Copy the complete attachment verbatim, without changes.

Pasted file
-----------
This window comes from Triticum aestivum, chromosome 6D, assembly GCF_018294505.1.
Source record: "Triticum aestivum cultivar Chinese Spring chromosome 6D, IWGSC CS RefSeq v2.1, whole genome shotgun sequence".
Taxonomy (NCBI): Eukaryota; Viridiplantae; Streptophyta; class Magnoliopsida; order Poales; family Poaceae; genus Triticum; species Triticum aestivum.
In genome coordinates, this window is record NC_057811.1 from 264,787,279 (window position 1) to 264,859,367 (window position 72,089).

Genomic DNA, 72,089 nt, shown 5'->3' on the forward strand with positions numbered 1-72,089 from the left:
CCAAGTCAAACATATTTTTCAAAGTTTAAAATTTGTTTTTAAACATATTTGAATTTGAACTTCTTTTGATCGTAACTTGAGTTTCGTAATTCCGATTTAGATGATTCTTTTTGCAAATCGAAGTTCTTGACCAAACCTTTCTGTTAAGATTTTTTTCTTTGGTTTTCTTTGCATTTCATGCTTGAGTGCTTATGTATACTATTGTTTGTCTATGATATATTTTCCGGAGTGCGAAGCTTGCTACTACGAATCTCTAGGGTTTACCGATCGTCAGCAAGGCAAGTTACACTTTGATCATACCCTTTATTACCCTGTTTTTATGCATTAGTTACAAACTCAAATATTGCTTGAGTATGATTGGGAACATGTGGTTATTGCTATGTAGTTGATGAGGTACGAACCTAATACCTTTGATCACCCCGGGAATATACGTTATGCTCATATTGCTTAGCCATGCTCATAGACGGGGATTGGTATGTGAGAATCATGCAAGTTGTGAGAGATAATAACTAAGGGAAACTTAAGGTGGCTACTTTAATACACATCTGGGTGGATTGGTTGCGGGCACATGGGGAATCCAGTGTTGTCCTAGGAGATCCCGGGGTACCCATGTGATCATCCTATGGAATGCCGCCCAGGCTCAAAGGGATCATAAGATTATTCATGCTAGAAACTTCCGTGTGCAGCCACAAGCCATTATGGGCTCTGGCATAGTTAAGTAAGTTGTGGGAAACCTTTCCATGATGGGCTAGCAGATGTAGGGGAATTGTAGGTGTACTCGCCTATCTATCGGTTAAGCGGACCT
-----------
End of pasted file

This window comes from Triticum aestivum, chromosome 6D, assembly GCF_018294505.1.
Source record: "Triticum aestivum cultivar Chinese Spring chromosome 6D, IWGSC CS RefSeq v2.1, whole genome shotgun sequence".
Taxonomy (NCBI): Eukaryota; Viridiplantae; Streptophyta; class Magnoliopsida; order Poales; family Poaceae; genus Triticum; species Triticum aestivum.
In genome coordinates, this window is record NC_057811.1 from 264,787,279 (window position 1) to 264,859,367 (window position 72,089).

Genomic DNA, 72,089 nt, shown 5'->3' on the forward strand with positions numbered 1-72,089 from the left:
CCAAGTCAAACATATTTTTCAAAGTTTAAAATTTGTTTTTAAACATATTTGAATTTGAACTTCTTTTGATCGTAACTTGAGTTTCGTAATTCCGATTTAGATGATTCTTTTTGCAAATCGAAGTTCTTGACCAAACCTTTCTGTTAAGATTTTTTTCTTTGGTTTTCTTTGCATTTCATGCTTGAGTGCTTATGTATACTATTGTTTGTCTATGATATATTTTCCGGAGTGCGAAGCTTGCTACTACGAATCTCTAGGGTTTACCGATCGTCAGCAAGGCAAGTTACACTTTGATCATACCCTTTATTACCCTGTTTTTATGCATTAGTTACAAACTCAAATATTGCTTGAGTATGATTGGGAACATGTGGTTATTGCTATGTAGTTGATGAGGTACGAACCTAATACCTTTGATCACCCCGGGAATATACGTTATGCTCATATTGCTTAGCCATGCTCATAGACGGGGATTGGTATGTGAGAATCATGCAAGTTGTGAGAGATAATAACTAAGGGAAACTTAAGGTGGCTACTTTAATACACATCTGGGTGGATTGGTTGCGGGCACATGGGGAATCCAGTGTTGTCCTAGGAGATCCCGGGGTACCCATGTGATCATCCTATGGAATGCCGCCCAGGCTCAAAGGGATCATAAGATTATTCATGCTAGAAACTTCCGTGTGCAGCCACAAGCCATTATGGGCTCTGGCATAGTTAAGTAAGTTGTGGGAAACCTTTCCATGATGGGCTAGCAGATGTAGGGGAATTGTAGGTGTACTCGCCTATCTATCGGTTAAGCGGACCT